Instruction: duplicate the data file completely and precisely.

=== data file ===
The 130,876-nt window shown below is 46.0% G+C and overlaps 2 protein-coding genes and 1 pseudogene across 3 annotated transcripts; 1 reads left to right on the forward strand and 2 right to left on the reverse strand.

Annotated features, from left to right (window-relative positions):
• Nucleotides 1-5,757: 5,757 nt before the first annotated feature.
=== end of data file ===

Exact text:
The 130,876-nt window shown below is 46.0% G+C and overlaps 2 protein-coding genes and 1 pseudogene across 3 annotated transcripts; 1 reads left to right on the forward strand and 2 right to left on the reverse strand.

Annotated features, from left to right (window-relative positions):
• Nucleotides 1-5,757: 5,757 nt before the first annotated feature.